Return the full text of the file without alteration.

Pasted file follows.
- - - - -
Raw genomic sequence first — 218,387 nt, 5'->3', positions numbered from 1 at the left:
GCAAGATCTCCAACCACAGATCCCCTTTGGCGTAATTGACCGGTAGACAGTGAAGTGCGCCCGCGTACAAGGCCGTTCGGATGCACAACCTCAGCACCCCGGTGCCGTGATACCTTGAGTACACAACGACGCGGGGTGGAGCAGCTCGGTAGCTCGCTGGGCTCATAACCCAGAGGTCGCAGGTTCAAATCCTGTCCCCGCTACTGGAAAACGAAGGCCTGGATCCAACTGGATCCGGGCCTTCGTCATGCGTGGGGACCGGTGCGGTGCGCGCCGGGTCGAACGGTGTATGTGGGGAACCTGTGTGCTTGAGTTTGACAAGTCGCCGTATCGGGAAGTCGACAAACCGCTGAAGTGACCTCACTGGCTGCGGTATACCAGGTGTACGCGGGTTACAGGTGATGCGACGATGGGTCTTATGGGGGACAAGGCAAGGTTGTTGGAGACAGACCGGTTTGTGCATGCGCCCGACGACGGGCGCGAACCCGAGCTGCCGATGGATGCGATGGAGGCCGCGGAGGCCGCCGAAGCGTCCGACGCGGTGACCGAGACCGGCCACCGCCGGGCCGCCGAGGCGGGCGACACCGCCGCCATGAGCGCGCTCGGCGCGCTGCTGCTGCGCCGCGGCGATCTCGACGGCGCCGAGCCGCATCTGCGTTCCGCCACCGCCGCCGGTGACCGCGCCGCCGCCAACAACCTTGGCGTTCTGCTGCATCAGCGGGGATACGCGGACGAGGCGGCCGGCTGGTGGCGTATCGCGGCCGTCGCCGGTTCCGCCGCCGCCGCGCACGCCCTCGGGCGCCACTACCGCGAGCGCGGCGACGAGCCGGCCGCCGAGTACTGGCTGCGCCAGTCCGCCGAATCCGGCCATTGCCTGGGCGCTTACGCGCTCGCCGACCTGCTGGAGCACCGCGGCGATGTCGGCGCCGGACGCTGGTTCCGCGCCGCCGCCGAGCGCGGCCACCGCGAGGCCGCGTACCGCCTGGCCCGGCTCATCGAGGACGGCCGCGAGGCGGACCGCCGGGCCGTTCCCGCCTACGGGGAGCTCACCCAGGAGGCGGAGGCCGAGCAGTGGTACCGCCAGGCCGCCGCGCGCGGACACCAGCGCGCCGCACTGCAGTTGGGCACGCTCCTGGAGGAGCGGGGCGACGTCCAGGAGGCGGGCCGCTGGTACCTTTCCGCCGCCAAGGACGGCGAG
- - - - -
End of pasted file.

Raw genomic sequence first — 218,387 nt, 5'->3', positions numbered from 1 at the left:
GCAAGATCTCCAACCACAGATCCCCTTTGGCGTAATTGACCGGTAGACAGTGAAGTGCGCCCGCGTACAAGGCCGTTCGGATGCACAACCTCAGCACCCCGGTGCCGTGATACCTTGAGTACACAACGACGCGGGGTGGAGCAGCTCGGTAGCTCGCTGGGCTCATAACCCAGAGGTCGCAGGTTCAAATCCTGTCCCCGCTACTGGAAAACGAAGGCCTGGATCCAACTGGATCCGGGCCTTCGTCATGCGTGGGGACCGGTGCGGTGCGCGCCGGGTCGAACGGTGTATGTGGGGAACCTGTGTGCTTGAGTTTGACAAGTCGCCGTATCGGGAAGTCGACAAACCGCTGAAGTGACCTCACTGGCTGCGGTATACCAGGTGTACGCGGGTTACAGGTGATGCGACGATGGGTCTTATGGGGGACAAGGCAAGGTTGTTGGAGACAGACCGGTTTGTGCATGCGCCCGACGACGGGCGCGAACCCGAGCTGCCGATGGATGCGATGGAGGCCGCGGAGGCCGCCGAAGCGTCCGACGCGGTGACCGAGACCGGCCACCGCCGGGCCGCCGAGGCGGGCGACACCGCCGCCATGAGCGCGCTCGGCGCGCTGCTGCTGCGCCGCGGCGATCTCGACGGCGCCGAGCCGCATCTGCGTTCCGCCACCGCCGCCGGTGACCGCGCCGCCGCCAACAACCTTGGCGTTCTGCTGCATCAGCGGGGATACGCGGACGAGGCGGCCGGCTGGTGGCGTATCGCGGCCGTCGCCGGTTCCGCCGCCGCCGCGCACGCCCTCGGGCGCCACTACCGCGAGCGCGGCGACGAGCCGGCCGCCGAGTACTGGCTGCGCCAGTCCGCCGAATCCGGCCATTGCCTGGGCGCTTACGCGCTCGCCGACCTGCTGGAGCACCGCGGCGATGTCGGCGCCGGACGCTGGTTCCGCGCCGCCGCCGAGCGCGGCCACCGCGAGGCCGCGTACCGCCTGGCCCGGCTCATCGAGGACGGCCGCGAGGCGGACCGCCGGGCCGTTCCCGCCTACGGGGAGCTCACCCAGGAGGCGGAGGCCGAGCAGTGGTACCGCCAGGCCGCCGCGCGCGGACACCAGCGCGCCGCACTGCAGTTGGGCACGCTCCTGGAGGAGCGGGGCGACGTCCAGGAGGCGGGCCGCTGGTACCTTTCCGCCGCCAAGGACGGCGAG